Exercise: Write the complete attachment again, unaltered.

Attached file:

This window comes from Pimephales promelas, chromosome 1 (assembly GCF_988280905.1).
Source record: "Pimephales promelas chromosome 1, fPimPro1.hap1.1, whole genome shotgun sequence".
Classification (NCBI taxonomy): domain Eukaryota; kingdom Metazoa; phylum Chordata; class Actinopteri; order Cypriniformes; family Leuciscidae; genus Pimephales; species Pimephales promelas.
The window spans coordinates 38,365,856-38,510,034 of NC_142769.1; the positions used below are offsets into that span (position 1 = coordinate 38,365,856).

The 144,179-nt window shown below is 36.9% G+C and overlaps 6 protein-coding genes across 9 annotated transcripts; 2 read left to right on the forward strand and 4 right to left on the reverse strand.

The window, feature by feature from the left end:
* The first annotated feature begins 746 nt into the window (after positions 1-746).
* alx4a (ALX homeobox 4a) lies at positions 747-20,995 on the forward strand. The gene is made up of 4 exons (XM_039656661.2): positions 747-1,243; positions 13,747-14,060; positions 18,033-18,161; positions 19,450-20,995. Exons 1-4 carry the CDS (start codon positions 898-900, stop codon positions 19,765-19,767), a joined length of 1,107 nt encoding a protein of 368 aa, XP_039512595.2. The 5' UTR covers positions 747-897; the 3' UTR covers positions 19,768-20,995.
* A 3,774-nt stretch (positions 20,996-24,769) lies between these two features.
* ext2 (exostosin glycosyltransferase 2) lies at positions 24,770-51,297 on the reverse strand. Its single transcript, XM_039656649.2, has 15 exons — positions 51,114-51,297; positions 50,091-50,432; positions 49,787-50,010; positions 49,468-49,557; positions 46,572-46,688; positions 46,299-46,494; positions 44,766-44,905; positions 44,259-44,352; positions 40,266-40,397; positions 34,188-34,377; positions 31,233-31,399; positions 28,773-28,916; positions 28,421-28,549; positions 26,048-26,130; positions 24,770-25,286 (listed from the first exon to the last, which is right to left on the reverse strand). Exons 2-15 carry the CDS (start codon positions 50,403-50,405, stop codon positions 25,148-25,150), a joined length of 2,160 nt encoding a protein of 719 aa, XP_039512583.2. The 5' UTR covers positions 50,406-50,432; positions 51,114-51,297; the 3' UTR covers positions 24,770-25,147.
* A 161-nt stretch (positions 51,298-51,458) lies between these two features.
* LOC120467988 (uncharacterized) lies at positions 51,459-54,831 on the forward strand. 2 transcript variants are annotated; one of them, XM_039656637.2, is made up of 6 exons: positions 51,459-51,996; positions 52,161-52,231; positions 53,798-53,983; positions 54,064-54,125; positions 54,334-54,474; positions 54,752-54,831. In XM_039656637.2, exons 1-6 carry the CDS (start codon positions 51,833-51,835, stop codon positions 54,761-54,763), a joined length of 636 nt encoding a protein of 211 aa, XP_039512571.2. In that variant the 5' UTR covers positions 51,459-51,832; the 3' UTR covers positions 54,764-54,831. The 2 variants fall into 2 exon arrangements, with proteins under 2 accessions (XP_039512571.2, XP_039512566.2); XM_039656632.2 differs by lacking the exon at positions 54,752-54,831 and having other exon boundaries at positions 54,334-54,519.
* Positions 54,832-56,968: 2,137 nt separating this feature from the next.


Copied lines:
This window comes from Pimephales promelas, chromosome 1 (assembly GCF_988280905.1).
Source record: "Pimephales promelas chromosome 1, fPimPro1.hap1.1, whole genome shotgun sequence".
Classification (NCBI taxonomy): domain Eukaryota; kingdom Metazoa; phylum Chordata; class Actinopteri; order Cypriniformes; family Leuciscidae; genus Pimephales; species Pimephales promelas.
The window spans coordinates 38,365,856-38,510,034 of NC_142769.1; the positions used below are offsets into that span (position 1 = coordinate 38,365,856).

The 144,179-nt window shown below is 36.9% G+C and overlaps 6 protein-coding genes across 9 annotated transcripts; 2 read left to right on the forward strand and 4 right to left on the reverse strand.

The window, feature by feature from the left end:
* The first annotated feature begins 746 nt into the window (after positions 1-746).
* alx4a (ALX homeobox 4a) lies at positions 747-20,995 on the forward strand. The gene is made up of 4 exons (XM_039656661.2): positions 747-1,243; positions 13,747-14,060; positions 18,033-18,161; positions 19,450-20,995. Exons 1-4 carry the CDS (start codon positions 898-900, stop codon positions 19,765-19,767), a joined length of 1,107 nt encoding a protein of 368 aa, XP_039512595.2. The 5' UTR covers positions 747-897; the 3' UTR covers positions 19,768-20,995.
* A 3,774-nt stretch (positions 20,996-24,769) lies between these two features.
* ext2 (exostosin glycosyltransferase 2) lies at positions 24,770-51,297 on the reverse strand. Its single transcript, XM_039656649.2, has 15 exons — positions 51,114-51,297; positions 50,091-50,432; positions 49,787-50,010; positions 49,468-49,557; positions 46,572-46,688; positions 46,299-46,494; positions 44,766-44,905; positions 44,259-44,352; positions 40,266-40,397; positions 34,188-34,377; positions 31,233-31,399; positions 28,773-28,916; positions 28,421-28,549; positions 26,048-26,130; positions 24,770-25,286 (listed from the first exon to the last, which is right to left on the reverse strand). Exons 2-15 carry the CDS (start codon positions 50,403-50,405, stop codon positions 25,148-25,150), a joined length of 2,160 nt encoding a protein of 719 aa, XP_039512583.2. The 5' UTR covers positions 50,406-50,432; positions 51,114-51,297; the 3' UTR covers positions 24,770-25,147.
* A 161-nt stretch (positions 51,298-51,458) lies between these two features.
* LOC120467988 (uncharacterized) lies at positions 51,459-54,831 on the forward strand. 2 transcript variants are annotated; one of them, XM_039656637.2, is made up of 6 exons: positions 51,459-51,996; positions 52,161-52,231; positions 53,798-53,983; positions 54,064-54,125; positions 54,334-54,474; positions 54,752-54,831. In XM_039656637.2, exons 1-6 carry the CDS (start codon positions 51,833-51,835, stop codon positions 54,761-54,763), a joined length of 636 nt encoding a protein of 211 aa, XP_039512571.2. In that variant the 5' UTR covers positions 51,459-51,832; the 3' UTR covers positions 54,764-54,831. The 2 variants fall into 2 exon arrangements, with proteins under 2 accessions (XP_039512571.2, XP_039512566.2); XM_039656632.2 differs by lacking the exon at positions 54,752-54,831 and having other exon boundaries at positions 54,334-54,519.
* Positions 54,832-56,968: 2,137 nt separating this feature from the next.